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Home > Columns > Paul Schweer > June, 2004 - Passing Through
by Paul Schweer

Passing Through by Paul Schweer


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I sat in the parking lot for a while, then four people in three cars showed up at the same time. One of them had a key, and we all went in. There was no changing room. I got into my gi in one of the bathrooms.

I was standing on the back left corner of the mat tying my hakama when I saw him come in. He walked to where I was from across the mat. I bowed. He offered his hand and we shook. "I have to be preemptive with you," he said, and I felt my center drop and turn. Got a good look at his elbow. He laughed, gave me a smile and a friendly pat.

We did knife taking. I worked for a while with a slightly built girl -- reminds me of a dancer, way that she moves, like she might pirouette at any given moment. But she didn't seem to have any trouble throwing me, or avoiding my cuts, or taking the tanto. Then my turn, and it went okay. But I put a little much into an elbow, and heard a muffled crunch... certain I'd hurt her. But she was okay. Got up laughing actually. "My elbows do that." I wished that they didn't, hoped that I wouldn't hear them do it again.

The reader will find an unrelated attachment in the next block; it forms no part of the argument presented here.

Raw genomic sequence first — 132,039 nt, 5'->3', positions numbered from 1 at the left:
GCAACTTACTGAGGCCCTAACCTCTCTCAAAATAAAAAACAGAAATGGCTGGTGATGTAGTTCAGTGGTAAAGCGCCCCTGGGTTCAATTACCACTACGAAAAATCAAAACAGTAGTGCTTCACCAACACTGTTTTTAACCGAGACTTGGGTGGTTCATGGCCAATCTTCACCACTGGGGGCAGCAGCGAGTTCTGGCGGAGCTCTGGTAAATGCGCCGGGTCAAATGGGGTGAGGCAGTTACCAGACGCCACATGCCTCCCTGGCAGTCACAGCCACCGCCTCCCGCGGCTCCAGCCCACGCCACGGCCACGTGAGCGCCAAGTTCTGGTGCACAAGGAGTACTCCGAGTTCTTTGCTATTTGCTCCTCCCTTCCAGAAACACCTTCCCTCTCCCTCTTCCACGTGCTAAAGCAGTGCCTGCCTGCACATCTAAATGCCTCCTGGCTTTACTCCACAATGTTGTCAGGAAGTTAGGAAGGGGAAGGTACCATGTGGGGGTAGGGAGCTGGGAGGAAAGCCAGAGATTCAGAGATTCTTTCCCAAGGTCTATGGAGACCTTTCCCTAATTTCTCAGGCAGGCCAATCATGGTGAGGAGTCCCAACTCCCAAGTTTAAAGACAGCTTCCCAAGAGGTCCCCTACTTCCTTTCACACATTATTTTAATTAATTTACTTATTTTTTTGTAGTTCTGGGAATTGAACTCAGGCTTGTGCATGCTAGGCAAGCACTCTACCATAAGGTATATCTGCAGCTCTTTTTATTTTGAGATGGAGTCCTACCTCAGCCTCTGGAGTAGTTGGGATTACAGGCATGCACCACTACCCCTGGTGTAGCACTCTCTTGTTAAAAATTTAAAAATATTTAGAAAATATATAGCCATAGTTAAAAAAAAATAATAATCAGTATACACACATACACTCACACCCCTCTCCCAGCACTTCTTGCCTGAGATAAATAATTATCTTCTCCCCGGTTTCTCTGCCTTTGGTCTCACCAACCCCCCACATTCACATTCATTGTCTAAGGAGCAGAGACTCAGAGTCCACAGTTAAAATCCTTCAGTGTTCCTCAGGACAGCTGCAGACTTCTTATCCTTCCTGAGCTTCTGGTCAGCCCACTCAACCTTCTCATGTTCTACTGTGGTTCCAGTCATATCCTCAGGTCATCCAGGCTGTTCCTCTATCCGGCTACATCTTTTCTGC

One of the guys gave it back to me. Tanto in the eye. He looked like I'd felt when I heard the elbow crunch.

I got to uke for some of the teaching. At one point I buried the tanto's tip in the loose cloth covering his belly, felt the wood press hard against his flesh. He stopped and said to the students watching us, "If you get stuck... take it gracefully." He ran me around, and I mostly felt like I was chasing my attack all the way down and into the ground. But there were a few times when he left things unresolved, and I'd slash or thrust or try to get up... whatever was there... and he'd show us a little something else.

I sat, at one point, on the side. He saw me. Walked through the people training and bowed to me. He attacked, and I did my best. And there, as people stopped training and sat, he attacked again and again -- thrown time after time by a guest, in front of his own students, in his own dojo.

Then he stopped. And smiled big. Bowed, and said thank you.

I ain't there yet. I care too much about stuff that don't count.

But there are, out there, a few friends patient enough to let me try. Generous enough to let me train with them. Comfortable enough with themselves to let me screw up, fumble through it, under their nose. Under their roof. In front of everybody.

Even when I'm just passing through.

© 2004 Paul Schweer.


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